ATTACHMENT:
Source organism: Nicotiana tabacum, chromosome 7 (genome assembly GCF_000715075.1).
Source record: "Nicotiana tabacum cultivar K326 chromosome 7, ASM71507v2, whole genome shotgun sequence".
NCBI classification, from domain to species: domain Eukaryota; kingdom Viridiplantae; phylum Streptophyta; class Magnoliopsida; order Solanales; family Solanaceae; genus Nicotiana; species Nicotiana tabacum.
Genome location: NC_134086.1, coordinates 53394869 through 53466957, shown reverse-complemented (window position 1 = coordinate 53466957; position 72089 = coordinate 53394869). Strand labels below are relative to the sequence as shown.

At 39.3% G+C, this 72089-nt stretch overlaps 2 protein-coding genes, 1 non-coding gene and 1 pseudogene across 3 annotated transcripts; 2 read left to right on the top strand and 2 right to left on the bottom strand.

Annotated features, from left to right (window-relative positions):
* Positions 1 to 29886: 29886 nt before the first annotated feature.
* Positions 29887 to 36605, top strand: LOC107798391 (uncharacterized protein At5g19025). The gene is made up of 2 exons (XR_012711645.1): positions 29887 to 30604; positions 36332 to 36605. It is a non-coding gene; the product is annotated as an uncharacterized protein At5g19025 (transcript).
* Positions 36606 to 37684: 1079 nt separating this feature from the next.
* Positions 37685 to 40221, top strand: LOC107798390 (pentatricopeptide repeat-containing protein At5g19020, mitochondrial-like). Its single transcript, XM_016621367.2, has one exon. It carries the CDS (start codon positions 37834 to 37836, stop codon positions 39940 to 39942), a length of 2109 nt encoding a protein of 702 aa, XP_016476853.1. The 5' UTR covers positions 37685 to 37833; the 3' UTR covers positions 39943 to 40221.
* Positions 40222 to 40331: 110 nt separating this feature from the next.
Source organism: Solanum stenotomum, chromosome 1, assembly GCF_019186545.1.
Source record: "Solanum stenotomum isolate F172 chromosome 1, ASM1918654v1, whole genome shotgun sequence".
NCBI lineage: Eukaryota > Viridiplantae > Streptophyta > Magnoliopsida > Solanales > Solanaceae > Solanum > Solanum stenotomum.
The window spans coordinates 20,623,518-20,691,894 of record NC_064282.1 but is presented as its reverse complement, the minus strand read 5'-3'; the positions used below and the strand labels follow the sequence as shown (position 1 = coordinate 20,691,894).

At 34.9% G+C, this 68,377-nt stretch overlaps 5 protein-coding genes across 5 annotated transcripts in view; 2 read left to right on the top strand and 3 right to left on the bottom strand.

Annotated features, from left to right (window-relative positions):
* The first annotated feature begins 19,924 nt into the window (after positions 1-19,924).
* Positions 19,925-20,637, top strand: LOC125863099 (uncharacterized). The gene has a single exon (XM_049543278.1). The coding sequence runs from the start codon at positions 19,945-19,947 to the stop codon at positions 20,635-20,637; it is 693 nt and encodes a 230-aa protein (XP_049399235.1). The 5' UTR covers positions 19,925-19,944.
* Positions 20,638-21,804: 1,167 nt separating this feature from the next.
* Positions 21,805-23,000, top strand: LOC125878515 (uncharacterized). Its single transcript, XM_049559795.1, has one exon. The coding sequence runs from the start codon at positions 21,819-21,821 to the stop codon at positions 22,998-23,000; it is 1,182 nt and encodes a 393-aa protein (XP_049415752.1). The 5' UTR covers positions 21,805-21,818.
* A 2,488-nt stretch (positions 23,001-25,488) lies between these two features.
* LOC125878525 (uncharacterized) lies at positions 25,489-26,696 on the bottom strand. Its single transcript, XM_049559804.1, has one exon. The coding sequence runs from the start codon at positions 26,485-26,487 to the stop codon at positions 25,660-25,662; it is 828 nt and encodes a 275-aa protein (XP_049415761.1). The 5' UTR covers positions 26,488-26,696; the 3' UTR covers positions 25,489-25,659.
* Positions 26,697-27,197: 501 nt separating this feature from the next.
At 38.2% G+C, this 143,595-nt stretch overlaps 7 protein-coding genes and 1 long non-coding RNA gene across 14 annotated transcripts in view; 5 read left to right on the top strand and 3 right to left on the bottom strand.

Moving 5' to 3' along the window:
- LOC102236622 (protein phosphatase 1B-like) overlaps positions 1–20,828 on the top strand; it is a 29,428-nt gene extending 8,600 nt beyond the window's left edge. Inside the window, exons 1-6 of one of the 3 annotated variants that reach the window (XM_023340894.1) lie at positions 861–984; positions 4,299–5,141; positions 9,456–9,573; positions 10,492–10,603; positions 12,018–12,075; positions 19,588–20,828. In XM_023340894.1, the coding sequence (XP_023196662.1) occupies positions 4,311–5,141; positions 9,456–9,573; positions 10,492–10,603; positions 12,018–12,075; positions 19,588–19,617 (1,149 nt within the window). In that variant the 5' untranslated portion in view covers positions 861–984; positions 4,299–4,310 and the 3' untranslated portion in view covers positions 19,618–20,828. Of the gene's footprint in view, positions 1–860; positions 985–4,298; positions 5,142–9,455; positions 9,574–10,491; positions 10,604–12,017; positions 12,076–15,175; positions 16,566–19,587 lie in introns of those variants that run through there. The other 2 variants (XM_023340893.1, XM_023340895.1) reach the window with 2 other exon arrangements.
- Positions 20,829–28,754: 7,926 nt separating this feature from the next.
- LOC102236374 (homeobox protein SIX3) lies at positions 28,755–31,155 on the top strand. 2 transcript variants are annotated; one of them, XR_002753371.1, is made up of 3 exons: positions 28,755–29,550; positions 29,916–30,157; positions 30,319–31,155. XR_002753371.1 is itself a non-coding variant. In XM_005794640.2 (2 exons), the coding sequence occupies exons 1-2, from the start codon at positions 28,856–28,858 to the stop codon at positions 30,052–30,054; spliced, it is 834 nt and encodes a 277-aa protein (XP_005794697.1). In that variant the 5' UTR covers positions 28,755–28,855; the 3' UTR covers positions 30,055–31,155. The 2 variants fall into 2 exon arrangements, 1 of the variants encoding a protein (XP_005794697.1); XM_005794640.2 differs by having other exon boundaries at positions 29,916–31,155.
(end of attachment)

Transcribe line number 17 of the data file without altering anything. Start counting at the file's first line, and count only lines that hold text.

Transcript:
Annotated features, from left to right (window-relative positions):